2020 end-of-the-year reflection

This year, the COVID-19 pandemic propelled us into a world of unprecedented hardship and heartache. As vaccines are starting to be made available to the public and more people are adhering to social restrictions, we hope that this is the beginning of the end of the worst pandemic the world has seen in the lastContinue reading “2020 end-of-the-year reflection”

COVID-19: practical ways to cope with stress and anxiety

Hong Kong endured nearly 8 months of social unrest before COVID-19 hit the city in January 2020. Citizens were already facing a major mental health burden, with the medical journal The Lancet reporting that almost 2 million people in Hong Kong- about 1 in 3 adults in the city- experienced symptoms of post-traumatic stress disorder (PTSD)Continue reading “COVID-19: practical ways to cope with stress and anxiety”

Is your child depressed? Recognise the signs.

An increasing number of children are suffering from depression, but they are often too young to articulate how they feel. Research shows that the number of kids who have gone to the ER for suicidal behaviour has doubled in less than a decade in the United States. Suicide is the second leading cause of deathContinue reading “Is your child depressed? Recognise the signs.”

Stressed? Anxious? Spend time in nature.

More and more research is showing a strong connection between time spent in nature and reduced stress, anxiety and depression. Not only that, but individuals who are more connected to nature tend to be happier in general. Interacting with nature offers a variety of therapeutic benefits. For instance, calming nature sounds and even outdoor silence canContinue reading “Stressed? Anxious? Spend time in nature.”

Does gut bacteria affect your happiness?

The gut microbiome (i.e. the bacteria in our gut) has been getting lots of attention recently. Scientists are becoming increasingly aware of the key role these trillions of microbes play in health and disease. Not only do these gut microbes within us help us digest food and metabolize drugs but over the past decade, researchContinue reading “Does gut bacteria affect your happiness?”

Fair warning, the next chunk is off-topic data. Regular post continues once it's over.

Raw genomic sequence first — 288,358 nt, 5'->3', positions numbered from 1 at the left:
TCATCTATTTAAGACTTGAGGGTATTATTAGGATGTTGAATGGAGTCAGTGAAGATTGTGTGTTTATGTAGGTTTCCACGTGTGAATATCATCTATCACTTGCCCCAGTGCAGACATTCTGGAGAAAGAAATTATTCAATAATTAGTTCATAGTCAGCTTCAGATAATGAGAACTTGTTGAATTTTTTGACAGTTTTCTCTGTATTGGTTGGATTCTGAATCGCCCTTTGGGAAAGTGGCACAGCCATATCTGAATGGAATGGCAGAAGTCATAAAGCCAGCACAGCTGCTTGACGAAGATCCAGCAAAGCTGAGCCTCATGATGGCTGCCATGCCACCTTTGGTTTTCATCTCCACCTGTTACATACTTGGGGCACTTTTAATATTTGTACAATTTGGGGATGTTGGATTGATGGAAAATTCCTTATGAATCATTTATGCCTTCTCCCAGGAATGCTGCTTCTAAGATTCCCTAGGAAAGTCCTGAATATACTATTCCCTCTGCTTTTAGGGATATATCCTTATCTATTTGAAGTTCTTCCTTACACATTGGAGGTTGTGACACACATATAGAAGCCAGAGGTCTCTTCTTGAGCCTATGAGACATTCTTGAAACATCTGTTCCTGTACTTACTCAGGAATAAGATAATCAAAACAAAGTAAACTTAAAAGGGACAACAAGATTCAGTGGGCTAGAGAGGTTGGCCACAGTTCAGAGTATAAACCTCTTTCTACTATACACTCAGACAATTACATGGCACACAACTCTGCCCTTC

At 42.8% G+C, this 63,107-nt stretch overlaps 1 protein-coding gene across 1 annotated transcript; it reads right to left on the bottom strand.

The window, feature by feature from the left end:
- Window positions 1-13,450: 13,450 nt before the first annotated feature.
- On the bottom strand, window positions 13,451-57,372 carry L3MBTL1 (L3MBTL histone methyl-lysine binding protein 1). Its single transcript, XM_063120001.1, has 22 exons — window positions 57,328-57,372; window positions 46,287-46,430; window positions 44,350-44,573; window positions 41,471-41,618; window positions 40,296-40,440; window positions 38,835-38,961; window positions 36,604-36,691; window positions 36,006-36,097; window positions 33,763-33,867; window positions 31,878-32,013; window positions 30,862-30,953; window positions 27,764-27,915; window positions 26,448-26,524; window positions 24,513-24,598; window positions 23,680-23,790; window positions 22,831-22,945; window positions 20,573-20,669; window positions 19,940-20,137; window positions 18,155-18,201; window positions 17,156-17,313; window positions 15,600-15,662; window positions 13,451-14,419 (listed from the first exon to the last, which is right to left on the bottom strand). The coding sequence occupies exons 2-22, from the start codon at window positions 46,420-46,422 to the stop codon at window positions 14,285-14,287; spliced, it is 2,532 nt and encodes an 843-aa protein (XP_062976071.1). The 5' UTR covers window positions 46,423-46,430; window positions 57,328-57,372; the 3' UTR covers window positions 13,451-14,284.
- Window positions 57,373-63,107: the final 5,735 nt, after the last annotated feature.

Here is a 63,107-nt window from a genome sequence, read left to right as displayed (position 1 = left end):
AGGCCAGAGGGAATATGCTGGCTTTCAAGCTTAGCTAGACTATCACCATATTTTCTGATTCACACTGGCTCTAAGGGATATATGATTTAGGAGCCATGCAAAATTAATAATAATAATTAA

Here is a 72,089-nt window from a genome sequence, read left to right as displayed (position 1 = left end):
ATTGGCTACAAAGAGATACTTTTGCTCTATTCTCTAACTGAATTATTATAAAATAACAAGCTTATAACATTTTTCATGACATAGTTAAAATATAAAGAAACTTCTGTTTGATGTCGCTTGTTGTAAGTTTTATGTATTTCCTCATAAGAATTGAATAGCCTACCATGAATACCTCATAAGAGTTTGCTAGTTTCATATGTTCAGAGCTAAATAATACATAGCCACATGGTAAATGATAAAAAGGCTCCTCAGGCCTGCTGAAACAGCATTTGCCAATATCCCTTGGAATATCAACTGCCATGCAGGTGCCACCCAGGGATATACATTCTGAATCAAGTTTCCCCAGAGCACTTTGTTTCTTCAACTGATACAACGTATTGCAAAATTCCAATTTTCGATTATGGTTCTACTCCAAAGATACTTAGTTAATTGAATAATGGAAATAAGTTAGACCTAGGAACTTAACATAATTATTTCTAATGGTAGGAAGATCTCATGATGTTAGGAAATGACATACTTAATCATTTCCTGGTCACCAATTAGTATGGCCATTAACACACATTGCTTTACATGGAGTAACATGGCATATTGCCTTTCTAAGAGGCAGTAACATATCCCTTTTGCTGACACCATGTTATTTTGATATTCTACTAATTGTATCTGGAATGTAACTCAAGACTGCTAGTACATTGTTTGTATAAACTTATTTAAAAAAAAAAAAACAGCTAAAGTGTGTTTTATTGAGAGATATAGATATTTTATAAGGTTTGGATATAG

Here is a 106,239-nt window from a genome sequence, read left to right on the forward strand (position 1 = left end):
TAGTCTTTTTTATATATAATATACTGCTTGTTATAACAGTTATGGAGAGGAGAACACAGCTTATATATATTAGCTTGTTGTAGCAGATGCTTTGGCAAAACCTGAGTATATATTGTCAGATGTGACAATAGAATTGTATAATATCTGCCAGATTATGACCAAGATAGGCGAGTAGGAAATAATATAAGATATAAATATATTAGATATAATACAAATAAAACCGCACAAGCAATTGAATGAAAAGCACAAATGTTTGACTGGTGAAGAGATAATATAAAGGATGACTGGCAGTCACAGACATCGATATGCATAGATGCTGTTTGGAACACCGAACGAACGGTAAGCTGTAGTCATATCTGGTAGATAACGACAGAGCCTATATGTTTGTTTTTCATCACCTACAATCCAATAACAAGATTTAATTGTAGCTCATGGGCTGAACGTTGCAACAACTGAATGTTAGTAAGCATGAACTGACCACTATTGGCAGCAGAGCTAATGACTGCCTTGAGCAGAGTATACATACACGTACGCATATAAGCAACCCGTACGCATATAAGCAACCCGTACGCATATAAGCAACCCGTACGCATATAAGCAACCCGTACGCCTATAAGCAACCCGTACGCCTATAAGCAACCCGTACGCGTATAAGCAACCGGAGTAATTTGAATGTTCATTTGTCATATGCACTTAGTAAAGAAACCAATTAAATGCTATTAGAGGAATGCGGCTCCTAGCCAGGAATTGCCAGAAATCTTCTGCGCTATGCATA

Reduce anxiety, naturally

Government statistics show that over 13% of people in Hong Kong aged 16 to 75 have common mental disorders such as anxiety and depression. According to a 2015 study, 27.8% of Hong Kong’s primary school children have anxiety symptoms so severe that professional help is warranted (Click here to read more on stress and anxiety inContinue reading “Reduce anxiety, naturally”

Tantrums? Refusal to listen? Anxiety? Help your child develop self-regulation.

Even as adults, we sometimes struggle with managing our emotions and mood (just think of the last time you met someone who had road rage or was impatient- or the last time you irritably lost control…). And yet, as parents, we may find ourselves getting frustrated with our children when they fail to control themselves.Continue reading “Tantrums? Refusal to listen? Anxiety? Help your child develop self-regulation.”

Stress and Anxiety in (Hong Kong) Children

According to a 2015 study, 27.8% of Hong Kong’s primary school children have anxiety symptoms so severe that professional help is warranted. 5-year-olds complaining of tummy aches without apparent cause, 8-year-olds having trouble falling asleep or suddenly refusing to go school, 10-year-olds facing bullying and hostility (in person and for older kids, on social media)-Continue reading “Stress and Anxiety in (Hong Kong) Children”

Lack of face-to-face interaction almost doubles depression risk

We all know the importance of staying connected and in touch with others, but it turns out not all forms of contact are equal. A recent study has found that adults aged 50 or above who rarely see friends or family in person are almost twice as likely to develop depression compared with those whoContinue reading “Lack of face-to-face interaction almost doubles depression risk”

Autism, depression, brain health- linked to gut bacteria

There is now strong evidence that links conditions such as autism and depression to the the gut microbiome, i.e. the microorganisms that live in the gut. Recently, neuroscientists presented evidence for this link in a symposium at the Society for Neuroscience meeting in Washington DC called “Gut Microbes and the Brain: Paradigm Shift in Neuroscience”. Earlier this year, Dr.Continue reading “Autism, depression, brain health- linked to gut bacteria”